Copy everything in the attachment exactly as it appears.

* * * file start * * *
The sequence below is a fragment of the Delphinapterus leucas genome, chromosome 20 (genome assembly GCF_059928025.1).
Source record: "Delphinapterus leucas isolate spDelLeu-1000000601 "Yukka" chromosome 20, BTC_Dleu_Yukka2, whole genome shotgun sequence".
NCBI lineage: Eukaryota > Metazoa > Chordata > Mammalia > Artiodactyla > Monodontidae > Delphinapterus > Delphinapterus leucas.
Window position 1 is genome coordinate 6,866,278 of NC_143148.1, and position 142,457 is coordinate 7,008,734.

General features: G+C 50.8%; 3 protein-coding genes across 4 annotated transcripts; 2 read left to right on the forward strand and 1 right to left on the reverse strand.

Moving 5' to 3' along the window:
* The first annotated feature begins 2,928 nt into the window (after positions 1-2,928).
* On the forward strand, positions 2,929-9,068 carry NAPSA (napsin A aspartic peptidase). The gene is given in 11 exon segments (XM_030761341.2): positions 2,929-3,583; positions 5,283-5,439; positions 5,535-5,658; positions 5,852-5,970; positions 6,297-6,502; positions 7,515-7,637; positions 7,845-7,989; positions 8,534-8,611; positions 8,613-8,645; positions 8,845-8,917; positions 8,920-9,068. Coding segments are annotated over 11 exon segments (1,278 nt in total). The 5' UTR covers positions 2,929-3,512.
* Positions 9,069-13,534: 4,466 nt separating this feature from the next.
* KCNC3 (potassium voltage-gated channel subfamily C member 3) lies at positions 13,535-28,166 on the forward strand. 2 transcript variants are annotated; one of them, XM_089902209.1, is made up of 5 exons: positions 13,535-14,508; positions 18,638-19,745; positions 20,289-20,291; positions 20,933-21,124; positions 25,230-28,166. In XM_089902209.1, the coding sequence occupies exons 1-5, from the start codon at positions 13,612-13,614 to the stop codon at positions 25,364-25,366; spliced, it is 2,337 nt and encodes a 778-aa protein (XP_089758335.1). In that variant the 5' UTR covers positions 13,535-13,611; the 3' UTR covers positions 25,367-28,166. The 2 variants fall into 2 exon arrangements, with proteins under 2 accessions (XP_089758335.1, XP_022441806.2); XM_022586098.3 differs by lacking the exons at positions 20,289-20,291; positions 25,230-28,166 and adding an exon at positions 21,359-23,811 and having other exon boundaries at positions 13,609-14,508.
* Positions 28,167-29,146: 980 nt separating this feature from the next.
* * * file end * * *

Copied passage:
The sequence below is a fragment of the Delphinapterus leucas genome, chromosome 20 (genome assembly GCF_059928025.1).
Source record: "Delphinapterus leucas isolate spDelLeu-1000000601 "Yukka" chromosome 20, BTC_Dleu_Yukka2, whole genome shotgun sequence".
NCBI lineage: Eukaryota > Metazoa > Chordata > Mammalia > Artiodactyla > Monodontidae > Delphinapterus > Delphinapterus leucas.
Window position 1 is genome coordinate 6,866,278 of NC_143148.1, and position 142,457 is coordinate 7,008,734.

General features: G+C 50.8%; 3 protein-coding genes across 4 annotated transcripts; 2 read left to right on the forward strand and 1 right to left on the reverse strand.

Moving 5' to 3' along the window:
* The first annotated feature begins 2,928 nt into the window (after positions 1-2,928).
* On the forward strand, positions 2,929-9,068 carry NAPSA (napsin A aspartic peptidase). The gene is given in 11 exon segments (XM_030761341.2): positions 2,929-3,583; positions 5,283-5,439; positions 5,535-5,658; positions 5,852-5,970; positions 6,297-6,502; positions 7,515-7,637; positions 7,845-7,989; positions 8,534-8,611; positions 8,613-8,645; positions 8,845-8,917; positions 8,920-9,068. Coding segments are annotated over 11 exon segments (1,278 nt in total). The 5' UTR covers positions 2,929-3,512.
* Positions 9,069-13,534: 4,466 nt separating this feature from the next.
* KCNC3 (potassium voltage-gated channel subfamily C member 3) lies at positions 13,535-28,166 on the forward strand. 2 transcript variants are annotated; one of them, XM_089902209.1, is made up of 5 exons: positions 13,535-14,508; positions 18,638-19,745; positions 20,289-20,291; positions 20,933-21,124; positions 25,230-28,166. In XM_089902209.1, the coding sequence occupies exons 1-5, from the start codon at positions 13,612-13,614 to the stop codon at positions 25,364-25,366; spliced, it is 2,337 nt and encodes a 778-aa protein (XP_089758335.1). In that variant the 5' UTR covers positions 13,535-13,611; the 3' UTR covers positions 25,367-28,166. The 2 variants fall into 2 exon arrangements, with proteins under 2 accessions (XP_089758335.1, XP_022441806.2); XM_022586098.3 differs by lacking the exons at positions 20,289-20,291; positions 25,230-28,166 and adding an exon at positions 21,359-23,811 and having other exon boundaries at positions 13,609-14,508.
* Positions 28,167-29,146: 980 nt separating this feature from the next.